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Nobel laureate and quantum optics pioneer dies at 93
January 9, 2019 | Leah Poffenberger
Roy J. Glauber, Nobel Laureate, longtime Harvard professor, and quantum optics pioneer, passed away on December 26, 2018. He was 93.
In 2005, Glauber was awarded one half of the Nobel Prize for Physics, with John L. Hall and Theodore W. Hänsch sharing the other half, for his “contributions to the quantum theory of optical coherence.” He was also the recipient of the 1996 APS/AIP Dannie Heineman Prize for Mathematical Physics from APS, among others.
“Professor Glauber always brought new and interesting viewpoints to complex issues, whether the topic was the wave and particle nature of light as manifested in his seminal description of quantum optics and coherence of photons, the correlations of particles involved in high energy collisions, or the thrill of engaging in Nobel Prize ceremonies while also being a Nobel Prize winner,” said APS Past President Roger Falcone.
Glauber received both a bachelor’s degree, in 1946, and a Ph.D., in 1949, from Harvard University. While pursuing his doctoral degree, Glauber was recruited to work on the Manhattan Project becoming one of their youngest staff members. His postdoctoral work took him to the Institute for Advanced Study in Princeton and the Swiss Federal Polytechnic Institute in Zurich. Glauber returned to Harvard in 1952, later becoming the Mallinckrodt Professor of Physics there, as well as an Adjunct Professor of Optical Sciences at the University of Arizona.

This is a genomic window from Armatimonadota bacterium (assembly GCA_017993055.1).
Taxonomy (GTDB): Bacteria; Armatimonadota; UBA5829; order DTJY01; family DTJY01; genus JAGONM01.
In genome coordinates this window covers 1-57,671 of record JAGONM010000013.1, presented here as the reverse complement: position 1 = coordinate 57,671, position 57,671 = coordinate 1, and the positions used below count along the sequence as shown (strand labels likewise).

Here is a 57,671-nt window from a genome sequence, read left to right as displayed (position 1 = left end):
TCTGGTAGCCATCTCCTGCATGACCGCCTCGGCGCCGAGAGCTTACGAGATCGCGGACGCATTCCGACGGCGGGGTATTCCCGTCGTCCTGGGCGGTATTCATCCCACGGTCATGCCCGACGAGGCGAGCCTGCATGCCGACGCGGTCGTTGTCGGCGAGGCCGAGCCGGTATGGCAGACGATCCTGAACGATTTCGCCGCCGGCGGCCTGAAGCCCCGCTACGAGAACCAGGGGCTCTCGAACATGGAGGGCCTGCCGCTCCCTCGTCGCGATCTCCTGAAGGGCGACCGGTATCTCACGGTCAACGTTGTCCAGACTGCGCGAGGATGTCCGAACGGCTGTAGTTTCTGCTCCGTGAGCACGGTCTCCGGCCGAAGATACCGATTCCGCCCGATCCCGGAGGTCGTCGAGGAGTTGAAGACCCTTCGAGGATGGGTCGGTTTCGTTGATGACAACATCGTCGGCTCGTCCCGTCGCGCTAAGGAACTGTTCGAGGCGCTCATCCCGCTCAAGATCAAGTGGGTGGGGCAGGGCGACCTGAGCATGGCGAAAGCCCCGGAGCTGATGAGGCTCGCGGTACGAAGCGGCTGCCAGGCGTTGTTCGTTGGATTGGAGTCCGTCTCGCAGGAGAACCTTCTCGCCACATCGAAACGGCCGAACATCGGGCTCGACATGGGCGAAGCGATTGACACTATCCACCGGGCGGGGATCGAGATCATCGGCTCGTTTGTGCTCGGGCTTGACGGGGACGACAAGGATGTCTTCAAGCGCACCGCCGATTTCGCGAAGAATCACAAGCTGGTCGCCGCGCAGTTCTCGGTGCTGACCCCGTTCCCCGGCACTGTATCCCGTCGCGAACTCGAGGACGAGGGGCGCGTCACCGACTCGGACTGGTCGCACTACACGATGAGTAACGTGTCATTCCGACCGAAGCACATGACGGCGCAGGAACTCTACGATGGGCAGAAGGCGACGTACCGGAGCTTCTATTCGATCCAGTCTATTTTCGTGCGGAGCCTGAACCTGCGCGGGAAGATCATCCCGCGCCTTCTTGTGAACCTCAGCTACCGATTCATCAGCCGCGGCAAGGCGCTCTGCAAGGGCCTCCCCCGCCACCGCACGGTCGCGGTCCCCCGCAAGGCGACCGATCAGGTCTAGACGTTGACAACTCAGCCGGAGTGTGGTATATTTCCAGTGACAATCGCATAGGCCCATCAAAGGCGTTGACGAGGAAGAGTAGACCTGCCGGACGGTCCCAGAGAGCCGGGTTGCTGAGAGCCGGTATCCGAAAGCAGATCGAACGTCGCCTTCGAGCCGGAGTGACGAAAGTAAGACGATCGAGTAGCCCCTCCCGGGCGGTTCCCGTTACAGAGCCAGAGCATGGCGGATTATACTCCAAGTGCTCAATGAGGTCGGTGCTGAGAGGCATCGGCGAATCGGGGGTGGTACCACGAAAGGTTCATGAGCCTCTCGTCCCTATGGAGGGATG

Roy J. Glauber
Glauber’s contributions to physics include pioneering work in quantum optics, studying the interactions of laser light and matter, and contributions to theories of high-energy collisions, including analysis of hadron collisions. In addition to the Nobel Prize and the Heineman Prize, Glauber also received the Albert A. Michelson Medal from the Franklin Institute in Philadelphia (1985), the Max Born Award from the Optical Society (1985), and the Alexander von Humboldt Foundation Research Award (1989).
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